I don’t get doggedly persistent academics and venture capitalists trying to get a hard and fast definition of what the metaverse is so I decided to write this in response.
From Wikipedia, it has been defined as this -
The Metaverse is a collective virtual shared space, created by the convergence of virtually enhanced physical reality and physically persistent virtual space, including the sum of all virtual worlds, augmented reality, and the Internet. The word “metaverse” is made up of the prefix “meta” (meaning beyond) and the stem “verse” (a backformation from “universe”); the term is typically used to describe the concept of a future iteration of the internet, made up of persistent, shared, 3D virtual spaces linked into a perceived virtual universe.”
Bit of a mouthful.
Neal Stephenson refers to a convergence of physical, augmented, and virtual reality in a shared online space.
Matthew Ball states that it has to span the physical and virtual worlds; contain a fully-fledged economy, and offer “unprecedented interoperability”.
In a previous blog, I mentioned that the metaverse is a collaborative and immersive environment that should blend both the physical and virtual realms to the point that data exchange and interactions become fluid and affect each other. And in one before that, I throw around the terms Metaverse, Multiverse and Omniverse as expressions of the structure of the overall concept. Will Burns, referenced in the same post, uses terms like Galaxies to describe what I called Multiverse. Are we all wrong? Are we all correct?
Metaverse definitions are so wild right now, I’ll propose a new tagline for the movie version: “In The Metaverse, everyone can hear you scream.”
Who cares. They express a common understanding of the same concept in the way people think about what the metaverse represents.
The metaverse is not an equation. It cannot be described in only one set of terms. How I explain the metaverse depends on the context of the conversation because the idea of the metaverse is fluid. If it creates a common frame of reference for many then job done. I’m reminded of trying to explain artificial intelligence during a TEDx event to a crowd of 2,000 people of different ages, backgrounds and careers. If I went with a strict academic definition I’d have been met with some pretty blank faces. The metaverse is no different.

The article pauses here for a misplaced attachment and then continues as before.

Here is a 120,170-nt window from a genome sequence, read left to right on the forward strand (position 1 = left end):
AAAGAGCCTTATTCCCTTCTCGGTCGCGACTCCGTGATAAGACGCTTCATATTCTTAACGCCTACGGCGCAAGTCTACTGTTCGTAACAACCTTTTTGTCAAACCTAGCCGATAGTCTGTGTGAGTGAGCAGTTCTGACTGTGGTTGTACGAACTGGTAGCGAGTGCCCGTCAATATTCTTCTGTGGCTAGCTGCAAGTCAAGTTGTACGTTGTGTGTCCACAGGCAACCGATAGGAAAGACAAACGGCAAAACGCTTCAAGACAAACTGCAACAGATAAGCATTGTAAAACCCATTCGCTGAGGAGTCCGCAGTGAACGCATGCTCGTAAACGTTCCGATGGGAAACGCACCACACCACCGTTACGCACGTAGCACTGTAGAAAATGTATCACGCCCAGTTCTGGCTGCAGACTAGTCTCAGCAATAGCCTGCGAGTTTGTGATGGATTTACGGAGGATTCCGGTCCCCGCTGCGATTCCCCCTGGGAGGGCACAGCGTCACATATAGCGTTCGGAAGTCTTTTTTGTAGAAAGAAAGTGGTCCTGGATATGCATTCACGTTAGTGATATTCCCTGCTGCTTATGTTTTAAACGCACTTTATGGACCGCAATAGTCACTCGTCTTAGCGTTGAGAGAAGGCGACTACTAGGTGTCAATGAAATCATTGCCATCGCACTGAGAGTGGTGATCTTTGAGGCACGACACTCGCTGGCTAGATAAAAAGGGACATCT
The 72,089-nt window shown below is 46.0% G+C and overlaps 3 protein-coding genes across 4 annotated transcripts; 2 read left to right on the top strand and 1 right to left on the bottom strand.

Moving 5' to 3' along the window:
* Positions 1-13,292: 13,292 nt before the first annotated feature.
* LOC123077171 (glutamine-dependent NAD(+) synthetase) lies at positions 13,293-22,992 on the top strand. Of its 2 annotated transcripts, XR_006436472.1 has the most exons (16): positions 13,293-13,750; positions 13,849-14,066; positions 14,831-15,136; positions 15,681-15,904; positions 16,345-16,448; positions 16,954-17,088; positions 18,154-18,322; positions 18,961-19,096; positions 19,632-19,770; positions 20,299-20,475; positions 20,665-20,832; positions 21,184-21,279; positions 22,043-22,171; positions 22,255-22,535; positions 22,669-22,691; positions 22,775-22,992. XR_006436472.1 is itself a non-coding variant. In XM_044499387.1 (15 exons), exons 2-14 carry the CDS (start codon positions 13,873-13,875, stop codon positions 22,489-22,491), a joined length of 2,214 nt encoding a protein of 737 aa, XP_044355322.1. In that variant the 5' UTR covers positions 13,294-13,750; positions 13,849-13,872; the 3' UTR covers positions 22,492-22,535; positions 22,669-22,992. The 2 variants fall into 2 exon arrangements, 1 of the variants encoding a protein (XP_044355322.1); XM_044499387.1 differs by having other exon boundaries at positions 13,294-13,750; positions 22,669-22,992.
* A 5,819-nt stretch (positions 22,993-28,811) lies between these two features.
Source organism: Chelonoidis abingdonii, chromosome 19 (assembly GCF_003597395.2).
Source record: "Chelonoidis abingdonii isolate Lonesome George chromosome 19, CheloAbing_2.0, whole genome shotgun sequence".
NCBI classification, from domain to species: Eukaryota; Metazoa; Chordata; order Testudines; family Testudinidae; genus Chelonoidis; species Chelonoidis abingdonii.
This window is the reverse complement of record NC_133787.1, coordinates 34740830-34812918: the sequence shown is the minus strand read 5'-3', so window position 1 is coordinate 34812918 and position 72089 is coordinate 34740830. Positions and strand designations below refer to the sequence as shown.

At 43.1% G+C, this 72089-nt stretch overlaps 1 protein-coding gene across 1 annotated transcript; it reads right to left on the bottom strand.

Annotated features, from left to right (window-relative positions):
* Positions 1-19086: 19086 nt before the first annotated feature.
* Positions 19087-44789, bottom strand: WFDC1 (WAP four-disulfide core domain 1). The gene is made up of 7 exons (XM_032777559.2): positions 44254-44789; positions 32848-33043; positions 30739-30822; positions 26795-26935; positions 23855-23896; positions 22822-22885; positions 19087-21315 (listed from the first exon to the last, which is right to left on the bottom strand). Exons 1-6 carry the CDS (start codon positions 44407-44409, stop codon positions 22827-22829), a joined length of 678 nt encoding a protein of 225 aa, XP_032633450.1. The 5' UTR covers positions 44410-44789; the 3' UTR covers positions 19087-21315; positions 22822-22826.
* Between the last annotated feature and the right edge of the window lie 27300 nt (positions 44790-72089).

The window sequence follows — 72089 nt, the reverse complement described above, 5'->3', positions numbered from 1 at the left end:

Definitions are only of interest to people who want to be considered as the one who is the last person to edit a Wikipedia page or be named in some sort of LinkedIn ‘Hall of Fame’. It is the most boring of all pub conversations and the one most likely to cause a fight after a couple of pints.
We’ve been here before with the other realities — AR, VR, MR, XR — to the point it becomes a marketing exercise for vendors and stops the industry from moving forward.
The problem with trying to rigidly define something that has such far-reaching consequences and impacts on society is that the metaverse will mean something different to everyone.
A brand will want to reach its audience in new ways, an educator will want to teach their students in new ways, an artist will want to create in new ways, a manufacturer will want to simulate in new ways — you simply cannot define what the metaverse is as a static ideal when every person or business may be approaching it in their own way, looking for their own meaning.
Why do you think Facebook released Workrooms as a virtual embodiment of a boring office meeting space when the metaverse is supposed to represent unlimited imagination? Because that is what’s familiar to the audience it is pitching it to.
If Zuckerberg fell into a hole and adlibbed the Wiki entry then the message and context would have been lost.
Discussions about technologies and taxonomies, architectures and infrastructures, standards and interoperability are an entirely different layer of topics that don’t need to wait for that singular definition to be uttered. Nor frankly, do they take into account any of the philosophical, economic or societal impacts which make up what a metaverse is or can become.
The metaverse will one day be viewed from personal perspectives the same way as religion is for many. That is something no academic or technologist can ever define.
I’m reminded of the Star Trek: TNG episode, The Mark of a Man, where Data is put on trial to prove whether he’s a machine and property, or whether he’s something else entirely.
That to me is a far more interesting debate to have about the metaverse than what technologies are bolted together to create it.
“It sits there looking at me; and I don’t know what it is. This case has dealt with metaphysics; with questions best left to saints and philosophers. I am neither competent nor qualified to answer those. But I’ve got to make a ruling, to try to speak to the future. Is Data a machine? Yes. Is he the property of Starfleet? No. We have all been dancing around the basic issue: does Data have a soul? I don’t know that he has. I don’t know that I have. But I have got to give him the freedom to explore that question himself. It is the ruling of this court that Lieutenant Commander Data has the freedom to choose.”